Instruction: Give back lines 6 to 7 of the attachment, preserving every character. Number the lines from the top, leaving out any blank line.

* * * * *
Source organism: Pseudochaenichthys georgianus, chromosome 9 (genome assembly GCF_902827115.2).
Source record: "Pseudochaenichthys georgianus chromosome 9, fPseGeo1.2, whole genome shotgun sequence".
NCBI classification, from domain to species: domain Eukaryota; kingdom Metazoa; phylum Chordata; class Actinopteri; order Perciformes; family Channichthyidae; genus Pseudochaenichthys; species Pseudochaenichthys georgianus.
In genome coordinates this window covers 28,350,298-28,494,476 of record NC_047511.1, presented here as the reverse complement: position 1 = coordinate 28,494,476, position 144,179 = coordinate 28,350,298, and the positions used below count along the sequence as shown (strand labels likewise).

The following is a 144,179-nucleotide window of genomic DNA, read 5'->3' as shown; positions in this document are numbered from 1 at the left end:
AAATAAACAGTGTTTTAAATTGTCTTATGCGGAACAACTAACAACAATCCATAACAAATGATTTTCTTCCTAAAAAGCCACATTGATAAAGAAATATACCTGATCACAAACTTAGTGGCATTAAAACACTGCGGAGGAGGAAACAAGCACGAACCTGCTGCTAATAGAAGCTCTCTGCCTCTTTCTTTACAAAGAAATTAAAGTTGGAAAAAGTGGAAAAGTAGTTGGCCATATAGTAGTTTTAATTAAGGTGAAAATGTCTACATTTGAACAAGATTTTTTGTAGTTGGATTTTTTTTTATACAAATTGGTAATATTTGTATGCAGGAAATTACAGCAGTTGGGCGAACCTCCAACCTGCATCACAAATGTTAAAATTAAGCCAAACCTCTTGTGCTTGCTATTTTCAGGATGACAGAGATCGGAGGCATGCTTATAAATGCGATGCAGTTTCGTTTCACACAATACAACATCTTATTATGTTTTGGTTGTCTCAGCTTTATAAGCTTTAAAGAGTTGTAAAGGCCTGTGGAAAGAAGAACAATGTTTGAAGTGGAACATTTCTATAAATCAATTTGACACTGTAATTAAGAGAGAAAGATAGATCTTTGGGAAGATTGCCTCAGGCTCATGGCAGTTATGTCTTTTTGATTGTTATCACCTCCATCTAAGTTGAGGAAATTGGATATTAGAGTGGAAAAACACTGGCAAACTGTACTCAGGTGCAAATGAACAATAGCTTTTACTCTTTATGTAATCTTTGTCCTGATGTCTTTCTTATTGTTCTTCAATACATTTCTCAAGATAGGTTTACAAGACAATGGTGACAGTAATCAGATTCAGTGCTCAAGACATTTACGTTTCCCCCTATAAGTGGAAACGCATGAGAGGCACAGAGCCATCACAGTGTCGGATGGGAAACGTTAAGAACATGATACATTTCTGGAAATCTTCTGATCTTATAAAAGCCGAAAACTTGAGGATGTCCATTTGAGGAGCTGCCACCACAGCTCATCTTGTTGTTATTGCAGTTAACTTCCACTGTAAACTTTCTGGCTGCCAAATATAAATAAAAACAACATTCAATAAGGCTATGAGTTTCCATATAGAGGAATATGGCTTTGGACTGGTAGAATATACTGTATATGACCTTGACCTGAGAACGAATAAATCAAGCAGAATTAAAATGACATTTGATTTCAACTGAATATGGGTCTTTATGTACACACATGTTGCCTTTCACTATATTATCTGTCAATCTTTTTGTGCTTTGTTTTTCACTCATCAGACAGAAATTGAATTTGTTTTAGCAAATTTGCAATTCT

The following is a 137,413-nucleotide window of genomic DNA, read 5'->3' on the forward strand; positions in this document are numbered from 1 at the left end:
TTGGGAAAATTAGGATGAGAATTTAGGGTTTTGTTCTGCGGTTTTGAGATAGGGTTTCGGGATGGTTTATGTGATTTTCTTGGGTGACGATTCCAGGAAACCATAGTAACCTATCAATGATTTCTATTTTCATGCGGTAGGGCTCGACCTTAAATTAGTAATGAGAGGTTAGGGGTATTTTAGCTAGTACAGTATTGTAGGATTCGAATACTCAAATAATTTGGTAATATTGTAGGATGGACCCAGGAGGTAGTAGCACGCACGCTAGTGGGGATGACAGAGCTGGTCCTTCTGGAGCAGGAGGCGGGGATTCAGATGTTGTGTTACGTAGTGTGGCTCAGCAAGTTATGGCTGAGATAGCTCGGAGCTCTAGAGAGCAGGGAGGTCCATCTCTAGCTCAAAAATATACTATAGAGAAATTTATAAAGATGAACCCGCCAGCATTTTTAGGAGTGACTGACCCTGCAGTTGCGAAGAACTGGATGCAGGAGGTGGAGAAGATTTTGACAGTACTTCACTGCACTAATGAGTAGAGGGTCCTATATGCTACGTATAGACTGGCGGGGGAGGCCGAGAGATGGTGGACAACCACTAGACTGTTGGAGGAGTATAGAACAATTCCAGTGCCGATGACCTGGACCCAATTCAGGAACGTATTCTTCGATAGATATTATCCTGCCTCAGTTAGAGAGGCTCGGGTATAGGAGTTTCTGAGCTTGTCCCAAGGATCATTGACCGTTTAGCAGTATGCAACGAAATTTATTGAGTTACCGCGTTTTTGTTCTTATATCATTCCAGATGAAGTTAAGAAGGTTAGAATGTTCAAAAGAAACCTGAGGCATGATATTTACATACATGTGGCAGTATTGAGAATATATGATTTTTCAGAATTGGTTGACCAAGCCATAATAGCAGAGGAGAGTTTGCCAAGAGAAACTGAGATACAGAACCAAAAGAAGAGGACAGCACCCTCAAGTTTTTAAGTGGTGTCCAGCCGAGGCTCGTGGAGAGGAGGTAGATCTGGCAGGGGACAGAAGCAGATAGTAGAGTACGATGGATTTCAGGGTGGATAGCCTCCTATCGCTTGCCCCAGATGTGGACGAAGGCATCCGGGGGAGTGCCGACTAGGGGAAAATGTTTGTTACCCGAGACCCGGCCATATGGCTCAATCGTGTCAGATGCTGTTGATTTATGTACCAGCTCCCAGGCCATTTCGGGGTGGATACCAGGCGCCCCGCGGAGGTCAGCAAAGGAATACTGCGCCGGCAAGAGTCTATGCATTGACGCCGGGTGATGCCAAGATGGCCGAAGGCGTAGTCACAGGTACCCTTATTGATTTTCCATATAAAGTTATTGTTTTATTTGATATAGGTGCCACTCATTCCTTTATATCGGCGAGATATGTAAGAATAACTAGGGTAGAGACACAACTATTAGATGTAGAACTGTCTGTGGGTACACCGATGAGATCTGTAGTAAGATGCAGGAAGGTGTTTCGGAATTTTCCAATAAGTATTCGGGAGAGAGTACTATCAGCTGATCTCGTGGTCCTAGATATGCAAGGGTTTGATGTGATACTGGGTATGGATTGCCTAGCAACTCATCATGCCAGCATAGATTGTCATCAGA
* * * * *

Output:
AAATAAACAGTGTTTTAAATTGTCTTATGCGGAACAACTAACAACAATCCATAACAAATGATTTTCTTCCTAAAAAGCCACATTGATAAAGAAATATACCTGATCACAAACTTAGTGGCATTAAAACACTGCGGAGGAGGAAACAAGCACGAACCTGCTGCTAATAGAAGCTCTCTGCCTCTTTCTTTACAAAGAAATTAAAGTTGGAAAAAGTGGAAAAGTAGTTGGCCATATAGTAGTTTTAATTAAGGTGAAAATGTCTACATTTGAACAAGATTTTTTGTAGTTGGATTTTTTTTTATACAAATTGGTAATATTTGTATGCAGGAAATTACAGCAGTTGGGCGAACCTCCAACCTGCATCACAAATGTTAAAATTAAGCCAAACCTCTTGTGCTTGCTATTTTCAGGATGACAGAGATCGGAGGCATGCTTATAAATGCGATGCAGTTTCGTTTCACACAATACAACATCTTATTATGTTTTGGTTGTCTCAGCTTTATAAGCTTTAAAGAGTTGTAAAGGCCTGTGGAAAGAAGAACAATGTTTGAAGTGGAACATTTCTATAAATCAATTTGACACTGTAATTAAGAGAGAAAGATAGATCTTTGGGAAGATTGCCTCAGGCTCATGGCAGTTATGTCTTTTTGATTGTTATCACCTCCATCTAAGTTGAGGAAATTGGATATTAGAGTGGAAAAACACTGGCAAACTGTACTCAGGTGCAAATGAACAATAGCTTTTACTCTTTATGTAATCTTTGTCCTGATGTCTTTCTTATTGTTCTTCAATACATTTCTCAAGATAGGTTTACAAGACAATGGTGACAGTAATCAGATTCAGTGCTCAAGACATTTACGTTTCCCCCTATAAGTGGAAACGCATGAGAGGCACAGAGCCATCACAGTGTCGGATGGGAAACGTTAAGAACATGATACATTTCTGGAAATCTTCTGATCTTATAAAAGCCGAAAACTTGAGGATGTCCATTTGAGGAGCTGCCACCACAGCTCATCTTGTTGTTATTGCAGTTAACTTCCACTGTAAACTTTCTGGCTGCCAAATATAAATAAAAACAACATTCAATAAGGCTATGAGTTTCCATATAGAGGAATATGGCTTTGGACTGGTAGAATATACTGTATATGACCTTGACCTGAGAACGAATAAATCAAGCAGAATTAAAATGACATTTGATTTCAACTGAATATGGGTCTTTATGTACACACATGTTGCCTTTCACTATATTATCTGTCAATCTTTTTGTGCTTTGTTTTTCACTCATCAGACAGAAATTGAATTTGTTTTAGCAAATTTGCAATTCT

The following is a 137,413-nucleotide window of genomic DNA, read 5'->3' on the forward strand; positions in this document are numbered from 1 at the left end: